REACH is a regulation adopted by the European Chemicals Agency (ECHA) to improve the protection of human health and the environment from the risks that can be posed by chemicals. A recycler who recovers chemical substances by means of a selected chemical recycling technology becomes a manufacturer of substances and a REACH duty-holder (de Römph & Van Calster, 2018, cited in ECHA, 2021). According to REACH, manufacturers of substances should therefore register their substances on their own or in a mixture (Article 3(1)) if they are manufactured in quantities larger than one tonne per year (Article 3(2)).

Pyrolysis oil (TDO) from waste rubbers and end-of-life tires meets the criteria of intermediate substances under REACH (Article 3(15)) and is registered accordingly (EC / List no.: 948-949-8).

According to REACH, intermediate is a “substance that is manufactured for and consumed in or used for chemical processing in order to be transformed into another substance” (ECHA, 2017, cited in ECHA, 2021).

However, it should be pointed out that according to ECHA (2021), following the judgement of the Court of Justice of the European Union (C-650/15P on acrylamide (2017)), open discussions about the definition of intermediate are still ongoing.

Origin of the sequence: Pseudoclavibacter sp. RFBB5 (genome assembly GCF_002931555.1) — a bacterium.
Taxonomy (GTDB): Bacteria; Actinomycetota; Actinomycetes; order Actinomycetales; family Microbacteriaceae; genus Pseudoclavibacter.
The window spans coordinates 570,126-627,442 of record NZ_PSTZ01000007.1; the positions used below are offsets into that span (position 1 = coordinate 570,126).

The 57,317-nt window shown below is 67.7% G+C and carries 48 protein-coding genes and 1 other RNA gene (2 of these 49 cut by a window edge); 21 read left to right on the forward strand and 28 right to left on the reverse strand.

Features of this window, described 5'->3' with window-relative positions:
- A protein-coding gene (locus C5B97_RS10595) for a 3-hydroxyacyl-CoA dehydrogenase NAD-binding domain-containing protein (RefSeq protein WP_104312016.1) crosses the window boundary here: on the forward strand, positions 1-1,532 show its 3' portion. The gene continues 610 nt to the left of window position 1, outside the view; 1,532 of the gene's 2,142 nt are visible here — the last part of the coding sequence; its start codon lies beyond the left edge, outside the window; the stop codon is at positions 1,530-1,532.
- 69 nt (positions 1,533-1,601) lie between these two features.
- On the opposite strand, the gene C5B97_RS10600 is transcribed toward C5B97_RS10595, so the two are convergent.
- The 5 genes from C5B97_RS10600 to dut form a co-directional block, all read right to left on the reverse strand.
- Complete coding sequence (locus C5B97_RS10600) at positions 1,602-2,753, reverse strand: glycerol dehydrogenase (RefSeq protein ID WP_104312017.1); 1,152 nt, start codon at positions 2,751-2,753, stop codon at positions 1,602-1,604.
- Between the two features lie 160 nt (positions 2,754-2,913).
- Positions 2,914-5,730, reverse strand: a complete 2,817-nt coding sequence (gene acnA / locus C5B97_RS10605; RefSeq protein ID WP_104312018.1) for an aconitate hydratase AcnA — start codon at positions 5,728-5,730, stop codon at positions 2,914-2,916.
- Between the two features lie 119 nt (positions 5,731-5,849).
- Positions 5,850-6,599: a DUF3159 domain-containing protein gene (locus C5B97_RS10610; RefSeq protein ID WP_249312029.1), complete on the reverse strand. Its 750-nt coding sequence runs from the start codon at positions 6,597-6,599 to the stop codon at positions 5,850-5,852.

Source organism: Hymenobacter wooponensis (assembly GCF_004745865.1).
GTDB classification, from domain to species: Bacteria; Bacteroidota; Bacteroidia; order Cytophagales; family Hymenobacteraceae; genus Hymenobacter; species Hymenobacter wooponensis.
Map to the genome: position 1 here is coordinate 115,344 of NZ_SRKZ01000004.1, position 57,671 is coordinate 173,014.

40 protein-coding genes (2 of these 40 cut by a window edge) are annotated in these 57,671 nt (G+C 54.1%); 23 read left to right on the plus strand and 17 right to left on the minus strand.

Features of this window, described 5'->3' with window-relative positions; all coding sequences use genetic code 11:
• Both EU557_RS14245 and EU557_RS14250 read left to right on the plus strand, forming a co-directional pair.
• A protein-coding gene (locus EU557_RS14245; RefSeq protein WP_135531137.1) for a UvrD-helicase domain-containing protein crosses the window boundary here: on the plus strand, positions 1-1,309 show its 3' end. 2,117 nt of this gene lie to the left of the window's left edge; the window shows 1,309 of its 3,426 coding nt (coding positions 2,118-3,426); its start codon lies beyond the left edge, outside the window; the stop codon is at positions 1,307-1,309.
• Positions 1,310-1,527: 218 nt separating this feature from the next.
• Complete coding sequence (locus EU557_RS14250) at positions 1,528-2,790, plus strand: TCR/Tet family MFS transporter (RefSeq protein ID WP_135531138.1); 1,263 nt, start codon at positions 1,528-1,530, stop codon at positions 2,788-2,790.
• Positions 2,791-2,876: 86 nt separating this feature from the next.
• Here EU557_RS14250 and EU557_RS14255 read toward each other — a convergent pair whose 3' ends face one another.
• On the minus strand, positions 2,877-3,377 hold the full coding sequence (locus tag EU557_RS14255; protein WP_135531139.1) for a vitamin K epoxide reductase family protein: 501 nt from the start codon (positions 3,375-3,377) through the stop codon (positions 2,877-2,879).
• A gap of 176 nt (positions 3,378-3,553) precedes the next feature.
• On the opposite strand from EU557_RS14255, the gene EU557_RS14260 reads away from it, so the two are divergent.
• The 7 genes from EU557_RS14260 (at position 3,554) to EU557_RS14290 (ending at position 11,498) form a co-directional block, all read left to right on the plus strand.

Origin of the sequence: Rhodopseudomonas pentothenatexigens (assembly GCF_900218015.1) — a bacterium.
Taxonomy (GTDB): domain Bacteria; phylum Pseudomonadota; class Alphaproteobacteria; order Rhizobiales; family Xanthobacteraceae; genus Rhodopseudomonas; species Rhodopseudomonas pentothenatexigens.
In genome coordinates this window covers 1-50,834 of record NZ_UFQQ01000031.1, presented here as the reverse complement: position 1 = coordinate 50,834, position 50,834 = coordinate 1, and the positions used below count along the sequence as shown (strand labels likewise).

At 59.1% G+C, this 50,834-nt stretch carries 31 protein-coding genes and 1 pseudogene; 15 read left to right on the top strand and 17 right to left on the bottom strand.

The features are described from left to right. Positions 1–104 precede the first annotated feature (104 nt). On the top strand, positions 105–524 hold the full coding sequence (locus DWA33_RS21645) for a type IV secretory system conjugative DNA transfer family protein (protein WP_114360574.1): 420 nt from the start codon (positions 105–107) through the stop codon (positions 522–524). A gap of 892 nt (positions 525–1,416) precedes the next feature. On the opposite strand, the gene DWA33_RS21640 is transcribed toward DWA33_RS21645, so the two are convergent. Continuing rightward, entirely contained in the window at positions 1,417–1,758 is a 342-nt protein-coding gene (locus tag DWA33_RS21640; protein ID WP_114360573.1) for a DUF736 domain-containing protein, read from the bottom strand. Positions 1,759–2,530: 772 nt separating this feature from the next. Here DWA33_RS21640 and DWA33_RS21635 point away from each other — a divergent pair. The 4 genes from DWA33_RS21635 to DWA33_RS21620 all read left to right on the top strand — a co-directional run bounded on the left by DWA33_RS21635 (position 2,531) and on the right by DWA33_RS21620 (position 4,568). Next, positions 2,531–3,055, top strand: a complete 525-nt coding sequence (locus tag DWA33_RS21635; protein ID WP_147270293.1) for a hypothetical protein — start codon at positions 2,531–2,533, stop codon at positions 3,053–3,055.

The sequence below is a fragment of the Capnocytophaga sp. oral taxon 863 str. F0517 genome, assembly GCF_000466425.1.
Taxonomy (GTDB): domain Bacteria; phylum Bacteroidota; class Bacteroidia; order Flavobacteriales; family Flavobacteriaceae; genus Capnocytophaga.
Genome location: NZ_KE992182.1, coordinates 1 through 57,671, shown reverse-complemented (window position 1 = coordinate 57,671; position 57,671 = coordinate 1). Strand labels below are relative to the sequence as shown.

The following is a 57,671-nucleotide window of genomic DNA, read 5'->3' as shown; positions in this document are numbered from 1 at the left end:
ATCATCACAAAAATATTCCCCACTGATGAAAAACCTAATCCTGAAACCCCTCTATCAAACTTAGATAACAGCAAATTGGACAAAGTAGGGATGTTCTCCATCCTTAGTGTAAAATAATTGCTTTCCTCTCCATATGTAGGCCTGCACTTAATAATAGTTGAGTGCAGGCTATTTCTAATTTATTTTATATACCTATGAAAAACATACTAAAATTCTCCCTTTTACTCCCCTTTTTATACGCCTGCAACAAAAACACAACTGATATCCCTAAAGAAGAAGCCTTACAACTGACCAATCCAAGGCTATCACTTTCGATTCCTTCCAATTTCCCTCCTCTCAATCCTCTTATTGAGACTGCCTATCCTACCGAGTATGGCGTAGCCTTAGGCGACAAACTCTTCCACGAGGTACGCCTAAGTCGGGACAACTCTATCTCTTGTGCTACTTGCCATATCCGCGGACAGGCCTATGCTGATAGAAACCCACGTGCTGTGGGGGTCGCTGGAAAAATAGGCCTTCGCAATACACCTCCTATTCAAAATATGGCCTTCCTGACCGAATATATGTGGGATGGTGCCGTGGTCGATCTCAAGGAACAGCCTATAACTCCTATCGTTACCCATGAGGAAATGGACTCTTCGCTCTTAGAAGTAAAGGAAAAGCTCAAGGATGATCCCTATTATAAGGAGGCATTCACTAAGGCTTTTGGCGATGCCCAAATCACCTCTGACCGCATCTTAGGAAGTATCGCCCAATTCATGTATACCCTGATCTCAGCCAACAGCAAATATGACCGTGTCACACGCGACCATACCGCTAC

REACH offers an exemption from registration for substances on their own, in mixtures or in articles that have been already registered and are recovered (Article 2(7)). This exemption is applied if the recovered substance is the same as the registered one and if the recycling operator has access to information required by REACH (Articles 31 or 32). To benefit from this exemption, the recyclers should be aware of the previous registration of the substance and provide analytical information justifying the sameness of the previously registered and recovered substance (ECHA,2021).

Well defined substances are those for which qualitative and quantitative aspects of the composition can be sufficiently identified. In turn, based on constituents, well-defined substances can be mono constituent (as Recovered Carbon Black; Editor's note) with one main constituent present in concentration over 80% w/w (ECHA, 2010, 2021).